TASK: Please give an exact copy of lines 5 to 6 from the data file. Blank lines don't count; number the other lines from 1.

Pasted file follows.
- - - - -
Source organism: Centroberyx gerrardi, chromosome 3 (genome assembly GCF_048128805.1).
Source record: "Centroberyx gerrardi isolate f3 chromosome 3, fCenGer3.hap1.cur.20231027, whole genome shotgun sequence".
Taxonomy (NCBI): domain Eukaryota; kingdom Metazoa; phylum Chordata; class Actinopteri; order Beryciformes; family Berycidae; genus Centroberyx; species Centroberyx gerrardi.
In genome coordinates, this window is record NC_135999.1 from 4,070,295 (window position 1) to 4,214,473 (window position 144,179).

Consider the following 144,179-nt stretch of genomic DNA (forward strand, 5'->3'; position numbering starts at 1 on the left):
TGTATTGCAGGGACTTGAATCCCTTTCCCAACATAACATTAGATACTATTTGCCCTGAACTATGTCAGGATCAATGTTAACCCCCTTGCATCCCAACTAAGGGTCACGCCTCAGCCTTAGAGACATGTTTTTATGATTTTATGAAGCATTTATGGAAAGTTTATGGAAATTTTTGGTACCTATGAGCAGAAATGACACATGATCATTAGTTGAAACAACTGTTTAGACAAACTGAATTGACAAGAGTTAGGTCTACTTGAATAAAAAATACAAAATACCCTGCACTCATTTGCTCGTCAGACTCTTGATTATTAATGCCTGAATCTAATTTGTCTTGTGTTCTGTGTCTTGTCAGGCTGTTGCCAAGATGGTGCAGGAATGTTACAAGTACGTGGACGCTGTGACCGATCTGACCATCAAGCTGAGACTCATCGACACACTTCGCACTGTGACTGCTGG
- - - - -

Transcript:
Consider the following 144,179-nt stretch of genomic DNA (forward strand, 5'->3'; position numbering starts at 1 on the left):
TGTATTGCAGGGACTTGAATCCCTTTCCCAACATAACATTAGATACTATTTGCCCTGAACTATGTCAGGATCAATGTTAACCCCCTTGCATCCCAACTAAGGGTCACGCCTCAGCCTTAGAGACATGTTTTTATGATTTTATGAAGCATTTATGGAAAGTTTATGGAAATTTTTGGTACCTATGAGCAGAAATGACACATGATCATTAGTTGAAACAACTGTTTAGACAAACTGAATTGACAAGAGTTAGGTCTACTTGAATAAAAAATACAAAATACCCTGCACTCATTTGCTCGTCAGACTCTTGATTATTAATGCCTGAATCTAATTTGTCTTGTGTTCTGTGTCTTGTCAGGCTGTTGCCAAGATGGTGCAGGAATGTTACAAGTACGTGGACGCTGTGACCGATCTGACCATCAAGCTGAGACTCATCGACACACTTCGCACTGTGACTGCTGG